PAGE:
Cerro Blanco, 14 kilometers (8.7 miles) east of Nazca, is the highest sand dune in the world: 2,078 meters (6,817 feet) above sea level and – more importantly – 1,176 meters (3,858 feet) from base to summit, that’s higher than the tallest mountain in England and numerous other countries.
Cotahuasi Canyon near the city of Arequipa is the deepest canyon in the world. At 3,354 meters (11,004 feet), it is almost twice as deep as the U.S.’s Grand Canyon, which is 1,857 meters (6,093 feet) deep.
The Amazon River is the largest river by discharge of water in the world, and the second in length. It rises high in the Peruvian Andes at Nevado Mismi and ends in the Atlantic Ocean approximately 6400 kilometers (4000 miles) from its source.
Peru has some of the best surfing in the world. Chicama [pic. below] and Pacasmayo both claim the world’s longest ridable wave (2.2 kilomters (1.5 miles) long).
About 65 million guinea pigs are consumed in Peru every year. The guinea pig, or cuy, dates back to Incan times, when commoners would dry out guinea pig skin and use it in soups and stews. Every July, the Incas would sacrifice 1,000 guinea pigs along with 100 llamas, to protect their crops from drought and floods.
Peru and Chile both claim the pisco sour as their national drink, and each asserts ownership of the cocktail’s base liquor—pisco; commonly mixed with soft drinks like Coca-Cola (Piscola) or ginger ale or vermouth. But the most common version is the Pisco sour where it is blended with lemon juice, sugar, ice, and beaten egg whites.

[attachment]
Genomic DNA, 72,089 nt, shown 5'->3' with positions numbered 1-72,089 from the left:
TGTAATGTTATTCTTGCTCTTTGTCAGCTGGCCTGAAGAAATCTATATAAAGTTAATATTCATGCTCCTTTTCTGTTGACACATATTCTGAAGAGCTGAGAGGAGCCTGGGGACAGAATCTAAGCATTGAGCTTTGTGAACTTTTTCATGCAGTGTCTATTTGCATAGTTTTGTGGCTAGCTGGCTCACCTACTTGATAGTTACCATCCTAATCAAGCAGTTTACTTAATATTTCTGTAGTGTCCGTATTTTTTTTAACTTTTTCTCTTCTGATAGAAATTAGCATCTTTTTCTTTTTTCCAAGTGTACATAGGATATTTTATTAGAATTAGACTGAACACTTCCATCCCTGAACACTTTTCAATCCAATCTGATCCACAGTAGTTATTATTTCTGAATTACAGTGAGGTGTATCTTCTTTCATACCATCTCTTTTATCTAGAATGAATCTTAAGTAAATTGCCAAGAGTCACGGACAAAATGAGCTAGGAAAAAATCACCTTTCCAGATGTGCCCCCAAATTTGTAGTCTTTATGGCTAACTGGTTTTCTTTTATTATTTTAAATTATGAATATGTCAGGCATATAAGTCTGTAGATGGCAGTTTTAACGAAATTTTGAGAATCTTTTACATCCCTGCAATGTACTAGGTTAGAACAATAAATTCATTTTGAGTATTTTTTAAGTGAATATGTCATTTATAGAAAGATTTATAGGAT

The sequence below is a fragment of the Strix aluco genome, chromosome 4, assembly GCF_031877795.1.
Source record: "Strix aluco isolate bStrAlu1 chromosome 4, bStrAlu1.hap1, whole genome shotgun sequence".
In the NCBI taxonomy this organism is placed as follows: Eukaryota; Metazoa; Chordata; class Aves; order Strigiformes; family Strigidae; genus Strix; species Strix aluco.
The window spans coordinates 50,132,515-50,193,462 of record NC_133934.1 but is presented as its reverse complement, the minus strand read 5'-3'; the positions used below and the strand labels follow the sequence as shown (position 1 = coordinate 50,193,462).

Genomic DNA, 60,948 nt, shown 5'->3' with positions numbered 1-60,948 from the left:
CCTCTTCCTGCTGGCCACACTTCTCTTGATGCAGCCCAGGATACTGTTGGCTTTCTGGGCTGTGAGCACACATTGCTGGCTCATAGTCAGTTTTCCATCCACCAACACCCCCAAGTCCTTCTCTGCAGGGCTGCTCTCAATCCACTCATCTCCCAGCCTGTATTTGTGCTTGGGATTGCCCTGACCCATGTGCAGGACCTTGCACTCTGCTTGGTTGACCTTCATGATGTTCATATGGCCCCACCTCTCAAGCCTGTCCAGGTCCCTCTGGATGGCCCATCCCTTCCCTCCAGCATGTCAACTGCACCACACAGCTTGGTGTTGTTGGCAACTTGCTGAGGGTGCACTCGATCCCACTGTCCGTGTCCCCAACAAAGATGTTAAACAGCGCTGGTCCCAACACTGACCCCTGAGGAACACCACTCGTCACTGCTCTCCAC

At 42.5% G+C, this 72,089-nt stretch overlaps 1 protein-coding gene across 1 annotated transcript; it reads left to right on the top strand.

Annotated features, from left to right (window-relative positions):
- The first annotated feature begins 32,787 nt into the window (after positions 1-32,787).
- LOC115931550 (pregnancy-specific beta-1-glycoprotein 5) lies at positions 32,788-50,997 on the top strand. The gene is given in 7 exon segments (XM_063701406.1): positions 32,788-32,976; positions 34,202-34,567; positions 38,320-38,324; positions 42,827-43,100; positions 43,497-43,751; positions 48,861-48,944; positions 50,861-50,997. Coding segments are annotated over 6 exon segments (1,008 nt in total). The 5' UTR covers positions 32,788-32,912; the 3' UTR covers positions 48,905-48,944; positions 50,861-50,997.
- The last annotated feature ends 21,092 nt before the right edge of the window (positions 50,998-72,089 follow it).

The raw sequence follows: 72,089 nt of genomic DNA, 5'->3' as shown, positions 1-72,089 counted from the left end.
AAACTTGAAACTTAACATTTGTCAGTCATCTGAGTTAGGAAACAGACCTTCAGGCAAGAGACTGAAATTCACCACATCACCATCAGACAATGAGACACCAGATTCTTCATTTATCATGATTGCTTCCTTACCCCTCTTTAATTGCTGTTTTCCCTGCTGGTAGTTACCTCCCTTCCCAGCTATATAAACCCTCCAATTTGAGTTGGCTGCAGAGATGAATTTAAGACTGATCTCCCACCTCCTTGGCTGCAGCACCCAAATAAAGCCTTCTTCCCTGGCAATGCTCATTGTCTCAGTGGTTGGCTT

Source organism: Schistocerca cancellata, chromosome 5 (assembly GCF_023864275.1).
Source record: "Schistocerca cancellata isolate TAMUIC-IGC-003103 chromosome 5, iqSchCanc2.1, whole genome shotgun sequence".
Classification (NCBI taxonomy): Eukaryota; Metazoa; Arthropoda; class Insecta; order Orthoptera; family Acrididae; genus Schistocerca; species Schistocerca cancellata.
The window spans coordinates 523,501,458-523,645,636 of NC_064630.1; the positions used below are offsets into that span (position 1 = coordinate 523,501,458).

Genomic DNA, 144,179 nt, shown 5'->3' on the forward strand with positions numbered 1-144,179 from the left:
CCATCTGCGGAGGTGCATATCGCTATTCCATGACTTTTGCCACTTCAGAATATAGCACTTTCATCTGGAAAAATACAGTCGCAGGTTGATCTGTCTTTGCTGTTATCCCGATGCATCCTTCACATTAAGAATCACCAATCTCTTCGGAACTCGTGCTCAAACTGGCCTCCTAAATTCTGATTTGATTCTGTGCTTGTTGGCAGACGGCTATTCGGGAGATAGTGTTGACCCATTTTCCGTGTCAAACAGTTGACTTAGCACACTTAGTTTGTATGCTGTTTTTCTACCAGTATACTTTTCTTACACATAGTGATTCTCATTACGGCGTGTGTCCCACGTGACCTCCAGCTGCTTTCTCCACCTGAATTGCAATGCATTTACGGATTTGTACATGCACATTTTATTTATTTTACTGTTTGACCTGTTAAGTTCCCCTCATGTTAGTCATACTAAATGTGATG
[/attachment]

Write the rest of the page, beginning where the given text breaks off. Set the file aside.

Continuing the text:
Peru’s national animal is the vicuña, a small camelid like the alpaca or llama. It has the finest wool for weaving and it comes in 22 natural colors. Clothing made from its wool, considered the world’s most luxurious fabric, can cost several thousand dollars.
Peru grows over 55 varieties of corn, and consumers can find it in colors ranging from yellow to purple, white, and black. Ancient Peruvians used corn for bartering and as a form of currency as well as for food.
Tomatoes originally came from Peru, where their Aztec name translated to plump thing with a navel.
Peru has 3,500 varieties of orchids, and it is estimated that only 50% of the species have been identified as of yet.
La Rinconada, the highest elevation human habitation in the world has a goldmine where miners work for 30 days without pay. On the 31st day they are allowed to take as much ore as they can carry on their shoulders.
Peru is the world’s third largest producer of copper, silver, zinc and tin, and the sixth largest producer of gold.
Peru was officially declared the world’s biggest producer of cocaine in 2013 by the United Nations. Peru’s cocaine industry takes in about US$1 billion per year in under-the-table money and employs some 200,000 Peruvians.
The coca plant (Erythroxylum coca) has been used for thousands of years in the Andean world, mainly for its medicinal properties and religious significance. Coca leaves have been used as a stimulant to overcome fatigue, hunger, and thirst and they are particularly effective against altitude sickness.